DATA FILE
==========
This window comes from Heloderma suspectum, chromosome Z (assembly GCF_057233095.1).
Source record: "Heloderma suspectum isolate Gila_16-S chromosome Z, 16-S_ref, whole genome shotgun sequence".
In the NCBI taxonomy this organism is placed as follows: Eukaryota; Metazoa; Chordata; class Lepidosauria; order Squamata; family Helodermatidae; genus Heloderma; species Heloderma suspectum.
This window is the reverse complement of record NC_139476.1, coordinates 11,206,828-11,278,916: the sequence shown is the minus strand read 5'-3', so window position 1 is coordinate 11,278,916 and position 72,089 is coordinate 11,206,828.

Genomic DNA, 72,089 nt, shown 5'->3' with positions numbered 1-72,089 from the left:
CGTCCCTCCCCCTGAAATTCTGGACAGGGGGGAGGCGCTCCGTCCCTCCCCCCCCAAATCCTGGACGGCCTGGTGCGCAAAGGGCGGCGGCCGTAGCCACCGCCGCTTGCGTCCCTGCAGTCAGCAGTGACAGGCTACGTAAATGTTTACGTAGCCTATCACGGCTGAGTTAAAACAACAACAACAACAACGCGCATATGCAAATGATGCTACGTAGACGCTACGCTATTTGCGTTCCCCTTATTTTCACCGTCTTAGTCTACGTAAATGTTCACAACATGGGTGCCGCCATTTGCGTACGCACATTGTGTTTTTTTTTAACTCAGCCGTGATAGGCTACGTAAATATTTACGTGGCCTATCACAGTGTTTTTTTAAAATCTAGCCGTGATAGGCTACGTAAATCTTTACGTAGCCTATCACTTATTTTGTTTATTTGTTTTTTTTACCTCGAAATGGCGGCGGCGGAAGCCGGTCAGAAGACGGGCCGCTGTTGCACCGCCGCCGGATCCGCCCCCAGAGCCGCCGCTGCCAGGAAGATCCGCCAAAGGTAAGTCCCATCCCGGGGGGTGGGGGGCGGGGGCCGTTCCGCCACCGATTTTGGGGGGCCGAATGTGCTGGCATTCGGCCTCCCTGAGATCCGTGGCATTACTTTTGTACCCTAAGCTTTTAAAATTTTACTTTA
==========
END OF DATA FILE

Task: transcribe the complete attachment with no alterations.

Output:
This window comes from Heloderma suspectum, chromosome Z (assembly GCF_057233095.1).
Source record: "Heloderma suspectum isolate Gila_16-S chromosome Z, 16-S_ref, whole genome shotgun sequence".
In the NCBI taxonomy this organism is placed as follows: Eukaryota; Metazoa; Chordata; class Lepidosauria; order Squamata; family Helodermatidae; genus Heloderma; species Heloderma suspectum.
This window is the reverse complement of record NC_139476.1, coordinates 11,206,828-11,278,916: the sequence shown is the minus strand read 5'-3', so window position 1 is coordinate 11,278,916 and position 72,089 is coordinate 11,206,828.

Genomic DNA, 72,089 nt, shown 5'->3' with positions numbered 1-72,089 from the left:
CGTCCCTCCCCCTGAAATTCTGGACAGGGGGGAGGCGCTCCGTCCCTCCCCCCCCAAATCCTGGACGGCCTGGTGCGCAAAGGGCGGCGGCCGTAGCCACCGCCGCTTGCGTCCCTGCAGTCAGCAGTGACAGGCTACGTAAATGTTTACGTAGCCTATCACGGCTGAGTTAAAACAACAACAACAACAACGCGCATATGCAAATGATGCTACGTAGACGCTACGCTATTTGCGTTCCCCTTATTTTCACCGTCTTAGTCTACGTAAATGTTCACAACATGGGTGCCGCCATTTGCGTACGCACATTGTGTTTTTTTTTAACTCAGCCGTGATAGGCTACGTAAATATTTACGTGGCCTATCACAGTGTTTTTTTAAAATCTAGCCGTGATAGGCTACGTAAATCTTTACGTAGCCTATCACTTATTTTGTTTATTTGTTTTTTTTACCTCGAAATGGCGGCGGCGGAAGCCGGTCAGAAGACGGGCCGCTGTTGCACCGCCGCCGGATCCGCCCCCAGAGCCGCCGCTGCCAGGAAGATCCGCCAAAGGTAAGTCCCATCCCGGGGGGTGGGGGGCGGGGGCCGTTCCGCCACCGATTTTGGGGGGCCGAATGTGCTGGCATTCGGCCTCCCTGAGATCCGTGGCATTACTTTTGTACCCTAAGCTTTTAAAATTTTACTTTA